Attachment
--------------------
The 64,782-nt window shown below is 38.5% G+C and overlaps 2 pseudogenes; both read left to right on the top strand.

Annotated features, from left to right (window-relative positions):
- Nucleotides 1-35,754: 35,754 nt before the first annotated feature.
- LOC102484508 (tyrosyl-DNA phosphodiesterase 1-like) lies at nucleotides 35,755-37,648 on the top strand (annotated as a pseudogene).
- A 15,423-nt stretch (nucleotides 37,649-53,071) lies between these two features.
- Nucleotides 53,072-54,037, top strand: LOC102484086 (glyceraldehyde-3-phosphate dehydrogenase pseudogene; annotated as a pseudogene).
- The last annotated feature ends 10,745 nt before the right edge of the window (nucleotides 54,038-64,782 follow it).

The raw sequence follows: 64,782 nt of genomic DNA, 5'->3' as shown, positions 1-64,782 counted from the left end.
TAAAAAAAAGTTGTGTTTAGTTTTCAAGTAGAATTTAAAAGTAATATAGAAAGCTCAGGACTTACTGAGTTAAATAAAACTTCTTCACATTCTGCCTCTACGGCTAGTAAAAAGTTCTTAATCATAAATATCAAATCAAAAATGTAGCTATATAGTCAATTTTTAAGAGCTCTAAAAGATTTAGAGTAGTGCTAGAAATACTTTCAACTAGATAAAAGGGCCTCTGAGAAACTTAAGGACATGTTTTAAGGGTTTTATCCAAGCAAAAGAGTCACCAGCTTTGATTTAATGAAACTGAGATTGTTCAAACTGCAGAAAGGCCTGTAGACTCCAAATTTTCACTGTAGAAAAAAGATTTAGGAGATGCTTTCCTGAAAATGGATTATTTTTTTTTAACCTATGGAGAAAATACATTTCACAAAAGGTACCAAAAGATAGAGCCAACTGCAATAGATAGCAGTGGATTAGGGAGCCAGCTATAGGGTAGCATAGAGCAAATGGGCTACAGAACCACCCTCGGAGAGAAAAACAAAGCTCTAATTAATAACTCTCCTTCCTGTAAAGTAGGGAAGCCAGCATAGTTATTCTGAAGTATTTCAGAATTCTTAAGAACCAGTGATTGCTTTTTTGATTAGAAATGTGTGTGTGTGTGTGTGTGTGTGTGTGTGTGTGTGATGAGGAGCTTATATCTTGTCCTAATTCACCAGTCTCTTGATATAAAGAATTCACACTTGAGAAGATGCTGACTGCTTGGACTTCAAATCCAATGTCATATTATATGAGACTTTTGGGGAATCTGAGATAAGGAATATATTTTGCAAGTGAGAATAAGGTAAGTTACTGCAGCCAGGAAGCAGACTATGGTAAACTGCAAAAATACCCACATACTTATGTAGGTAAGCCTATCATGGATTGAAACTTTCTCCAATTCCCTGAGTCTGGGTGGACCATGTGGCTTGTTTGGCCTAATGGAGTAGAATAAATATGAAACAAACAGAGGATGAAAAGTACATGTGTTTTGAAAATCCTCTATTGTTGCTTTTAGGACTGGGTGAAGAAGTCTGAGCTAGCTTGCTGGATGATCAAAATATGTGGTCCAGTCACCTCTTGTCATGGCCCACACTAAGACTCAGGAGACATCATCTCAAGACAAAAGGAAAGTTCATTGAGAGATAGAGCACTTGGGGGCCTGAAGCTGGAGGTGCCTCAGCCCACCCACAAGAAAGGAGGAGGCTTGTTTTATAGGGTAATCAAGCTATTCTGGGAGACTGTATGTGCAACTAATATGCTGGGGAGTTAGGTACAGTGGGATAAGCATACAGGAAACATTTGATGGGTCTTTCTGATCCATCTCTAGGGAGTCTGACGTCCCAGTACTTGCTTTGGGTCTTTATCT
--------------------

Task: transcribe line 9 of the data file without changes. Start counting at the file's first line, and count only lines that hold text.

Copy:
TAAAAAAAAGTTGTGTTTAGTTTTCAAGTAGAATTTAAAAGTAATATAGAAAGCTCAGGACTTACTGAGTTAAATAAAACTTCTTCACATTCTGCCTCTACGGCTAGTAAAAAGTTCTTAATCATAAATATCAAATCAAAAATGTAGCTATATAGTCAATTTTTAAGAGCTCTAAAAGATTTAGAGTAGTGCTAGAAATACTTTCAACTAGATAAAAGGGCCTCTGAGAAACTTAAGGACATGTTTTAAGGGTTTTATCCAAGCAAAAGAGTCACCAGCTTTGATTTAATGAAACTGAGATTGTTCAAACTGCAGAAAGGCCTGTAGACTCCAAATTTTCACTGTAGAAAAAAGATTTAGGAGATGCTTTCCTGAAAATGGATTATTTTTTTTTAACCTATGGAGAAAATACATTTCACAAAAGGTACCAAAAGATAGAGCCAACTGCAATAGATAGCAGTGGATTAGGGAGCCAGCTATAGGGTAGCATAGAGCAAATGGGCTACAGAACCACCCTCGGAGAGAAAAACAAAGCTCTAATTAATAACTCTCCTTCCTGTAAAGTAGGGAAGCCAGCATAGTTATTCTGAAGTATTTCAGAATTCTTAAGAACCAGTGATTGCTTTTTTGATTAGAAATGTGTGTGTGTGTGTGTGTGTGTGTGTGTGTGTGTGATGAGGAGCTTATATCTTGTCCTAATTCACCAGTCTCTTGATATAAAGAATTCACACTTGAGAAGATGCTGACTGCTTGGACTTCAAATCCAATGTCATATTATATGAGACTTTTGGGGAATCTGAGATAAGGAATATATTTTGCAAGTGAGAATAAGGTAAGTTACTGCAGCCAGGAAGCAGACTATGGTAAACTGCAAAAATACCCACATACTTATGTAGGTAAGCCTATCATGGATTGAAACTTTCTCCAATTCCCTGAGTCTGGGTGGACCATGTGGCTTGTTTGGCCTAATGGAGTAGAATAAATATGAAACAAACAGAGGATGAAAAGTACATGTGTTTTGAAAATCCTCTATTGTTGCTTTTAGGACTGGGTGAAGAAGTCTGAGCTAGCTTGCTGGATGATCAAAATATGTGGTCCAGTCACCTCTTGTCATGGCCCACACTAAGACTCAGGAGACATCATCTCAAGACAAAAGGAAAGTTCATTGAGAGATAGAGCACTTGGGGGCCTGAAGCTGGAGGTGCCTCAGCCCACCCACAAGAAAGGAGGAGGCTTGTTTTATAGGGTAATCAAGCTATTCTGGGAGACTGTATGTGCAACTAATATGCTGGGGAGTTAGGTACAGTGGGATAAGCATACAGGAAACATTTGATGGGTCTTTCTGATCCATCTCTAGGGAGTCTGACGTCCCAGTACTTGCTTTGGGTCTTTATCT